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Lecture

Anatomy Chapter 10.docx

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Department
Biological Sciences
Course Code
BIOB34H3
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Ted Petit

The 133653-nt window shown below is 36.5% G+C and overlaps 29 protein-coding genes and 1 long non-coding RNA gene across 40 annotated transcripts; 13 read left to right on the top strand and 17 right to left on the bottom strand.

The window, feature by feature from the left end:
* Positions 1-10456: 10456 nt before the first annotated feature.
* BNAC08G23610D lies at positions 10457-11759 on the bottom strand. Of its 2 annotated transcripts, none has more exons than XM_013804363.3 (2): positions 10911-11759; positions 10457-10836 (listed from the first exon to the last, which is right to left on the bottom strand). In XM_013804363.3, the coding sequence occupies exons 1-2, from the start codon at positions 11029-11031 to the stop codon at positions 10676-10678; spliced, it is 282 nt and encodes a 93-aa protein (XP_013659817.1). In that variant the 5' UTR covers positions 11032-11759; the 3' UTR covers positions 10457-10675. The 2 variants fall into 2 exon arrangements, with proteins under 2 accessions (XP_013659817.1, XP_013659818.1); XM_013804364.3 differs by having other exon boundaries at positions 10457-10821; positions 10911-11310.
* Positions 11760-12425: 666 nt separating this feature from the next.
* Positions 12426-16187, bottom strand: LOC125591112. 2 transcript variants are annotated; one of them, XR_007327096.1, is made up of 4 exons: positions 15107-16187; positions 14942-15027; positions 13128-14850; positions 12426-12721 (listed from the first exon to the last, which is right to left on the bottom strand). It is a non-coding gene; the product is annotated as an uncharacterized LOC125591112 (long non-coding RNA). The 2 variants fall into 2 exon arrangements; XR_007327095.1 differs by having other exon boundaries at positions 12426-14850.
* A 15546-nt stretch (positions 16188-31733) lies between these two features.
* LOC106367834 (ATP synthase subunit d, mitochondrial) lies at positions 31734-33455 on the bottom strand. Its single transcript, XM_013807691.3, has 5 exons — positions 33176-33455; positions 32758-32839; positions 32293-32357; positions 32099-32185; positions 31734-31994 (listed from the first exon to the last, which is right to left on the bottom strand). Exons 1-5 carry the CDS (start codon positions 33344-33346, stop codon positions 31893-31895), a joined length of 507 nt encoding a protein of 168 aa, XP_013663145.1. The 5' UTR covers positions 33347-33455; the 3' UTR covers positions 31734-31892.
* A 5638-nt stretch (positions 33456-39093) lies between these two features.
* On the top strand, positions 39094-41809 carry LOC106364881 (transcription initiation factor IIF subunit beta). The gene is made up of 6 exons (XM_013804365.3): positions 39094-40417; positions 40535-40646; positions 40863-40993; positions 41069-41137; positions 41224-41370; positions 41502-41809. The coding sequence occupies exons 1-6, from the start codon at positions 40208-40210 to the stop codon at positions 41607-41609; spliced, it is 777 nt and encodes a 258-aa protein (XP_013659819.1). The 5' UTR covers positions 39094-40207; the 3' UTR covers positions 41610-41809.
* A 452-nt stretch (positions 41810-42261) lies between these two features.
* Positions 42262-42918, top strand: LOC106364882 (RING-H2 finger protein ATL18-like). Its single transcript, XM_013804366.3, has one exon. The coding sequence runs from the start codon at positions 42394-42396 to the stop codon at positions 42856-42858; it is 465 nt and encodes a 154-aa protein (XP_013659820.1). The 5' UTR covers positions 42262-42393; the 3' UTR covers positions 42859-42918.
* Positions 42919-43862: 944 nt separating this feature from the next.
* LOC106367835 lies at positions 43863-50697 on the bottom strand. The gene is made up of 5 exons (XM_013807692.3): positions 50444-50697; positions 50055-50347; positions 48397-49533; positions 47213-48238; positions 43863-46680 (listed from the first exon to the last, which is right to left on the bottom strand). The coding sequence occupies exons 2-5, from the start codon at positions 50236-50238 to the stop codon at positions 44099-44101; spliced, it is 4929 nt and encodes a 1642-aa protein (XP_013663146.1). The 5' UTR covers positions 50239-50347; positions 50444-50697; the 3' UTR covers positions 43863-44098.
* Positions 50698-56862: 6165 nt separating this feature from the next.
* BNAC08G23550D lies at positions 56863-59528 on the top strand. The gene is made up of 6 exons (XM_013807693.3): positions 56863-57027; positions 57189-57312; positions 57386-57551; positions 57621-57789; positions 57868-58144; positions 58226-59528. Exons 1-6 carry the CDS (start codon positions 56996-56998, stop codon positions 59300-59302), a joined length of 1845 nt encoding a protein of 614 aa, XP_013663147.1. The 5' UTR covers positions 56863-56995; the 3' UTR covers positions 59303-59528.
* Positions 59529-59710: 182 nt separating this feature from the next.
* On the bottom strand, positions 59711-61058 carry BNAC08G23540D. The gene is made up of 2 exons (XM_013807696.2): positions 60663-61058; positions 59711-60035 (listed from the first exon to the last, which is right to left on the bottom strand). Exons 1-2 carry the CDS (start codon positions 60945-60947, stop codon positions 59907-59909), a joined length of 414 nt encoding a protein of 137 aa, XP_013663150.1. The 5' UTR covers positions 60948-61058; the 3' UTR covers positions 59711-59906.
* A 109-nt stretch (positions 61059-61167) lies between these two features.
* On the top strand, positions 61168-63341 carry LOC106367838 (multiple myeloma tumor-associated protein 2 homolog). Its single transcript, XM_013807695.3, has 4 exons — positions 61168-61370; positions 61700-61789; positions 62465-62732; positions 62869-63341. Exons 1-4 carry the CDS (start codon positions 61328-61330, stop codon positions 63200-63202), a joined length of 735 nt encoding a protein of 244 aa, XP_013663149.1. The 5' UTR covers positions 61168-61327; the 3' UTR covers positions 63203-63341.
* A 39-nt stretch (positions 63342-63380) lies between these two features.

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Chapter 10 Blood Vessels and Blood Pressure • Basics - exchanges between blood and tissue cells take place through the interstitial fluid - all organs receive fresh blood 1. amount to each organ adjusted based on need - the blood is constantly "reconditioned" so its composition is relatively constant 1. reconditioning organs receive a high proportion of cardiac output (digestive system, kidneys) - organization "vascular tree" 1. arteries (carries blood from heart toward tissues) 2. arterioles (adjusts blood flow to tissues) 3. capillaries (exchanges made) 4. venules (carries blood to veins) 5. veins (carries blood from tissues toward heart) - flow rate (volume of blood passing through a particular segment of vascular tree per unit time) 1. directly proportional to pressure gradient 2. inversely proportional to resistance (hindrance to flow from friction) a. vessel radius - smaller vessels  more resistance * b. viscosity of blood - thicker blood  more resistance c. length of vessel - longer vessel  more resistance • Arteries - fast transport 1. large - pressure reservoir 1. walls contain endothelial lining surrounded by smooth muscle and connective tissue fibers (collagen and elastin), which allow walls to stretch to contain pumped blood 2. when the heart is relaxing the arteries recoil and keep the blood flowing - arterial pressure fluctuates 1. blood pressure is the force exerted by blood on vessel walls a. depends on blood volume and distensibility of vessel b. systolic pressure is the maximum pressure during systole (should be <120 mmHg) c. diastolic pressure is the pressure during diastole ( should be <80 mmHg) d. systolic - diastolic = pulse pressure (the pressure felt in arteries near the body surface) 2. mean arterial pressure is the main driving force for blood flow to tissues MAP = diastolic pressure + 1/3 pulse pressure • Arterioles - major resistance vessels (small radii) - radii adjusted by smooth muscle 1. vasoconstriction and vasodilation (narrowing and enlarging) 2. normally partially constricted (vascular tone) a. myogenic activity b. sympathetic innervation - local control of arteriolar radius matches blood flow to tissue needs 1. chemical influences a. metabolic factors causing vasodilation (1) decreased O 2 (2) increased CO 2 (3) increased acid (from CO a2d lactic acid) (4) increased K (APs outpacing Na -K pump in brain or skeletal muscle) (5) increased osmolarity (more solutes formed during times of elevated metabolism) (6) release of adenosine (in cardiac muscle) (7) release of prostaglandins (not well understood) b. local metabolic factors probably act by causing release of chemical mediators from endothelial cells (called vasoactive mediators), e.g., (1) endothelial-derived relaxing factor (EDRF), also known as nitric oxide (NO) inhibits Ca2+ influx in smooth muscle - vasodilator (2) endothelin - vasoconstrictor 2. physical influences a. application of heat (vasodilation) or cold (vasoconstriction) b. myogenic responses to stretch (vasoactive substances probably contribute) (1) tone increases in response to increased stretch (resists stretch) - important to keep flow to tissues constant as MAP changes (pressure autoregulation) (2) tone decreases in response to decreased stretch - important in restoring flow to previously deprived tissue (reactive hyperemia) - extrinsic control of arteriolar radius helps regulate arterial BP 1. sympathetic activity produces generalized vasoconstriction, increasing resistance and BP (don't vasoconstrict brain) MAP = CO x total peripheral resistance a. NE at  receptors causes vasoconstriction b. E at  receptors causes vasodilation (heart, skeletal muscles)  2. other hormones a. vasopressin - important in fluid balance, vasoconstrictor b. angiotensin II - important in fluid balance, vasoconstrictor 3. local control mechanisms can override • Capillaries - responsible for exchanges between plasma and interstitial fluid (solute exchange mainly by diffusion) 1. thin-walled, narrow vessels 2. highly branched 3. blood flows slowly through individual vessels 4. lipid soluble substances pass through cells (O , C2 ) 2 5. water soluble substances pass through pores (ions, glucose, amino acids) 6. some vesicular transport (hormones) 7. degree of "leakiness" may change due to actin-myosin in capillary cells - precapillary sphincters 1. rings of smooth muscle can block flow through capillaries in less active tissues a. sensitive to local metabolic changes - fluid shifts and bulk flow 1. impo
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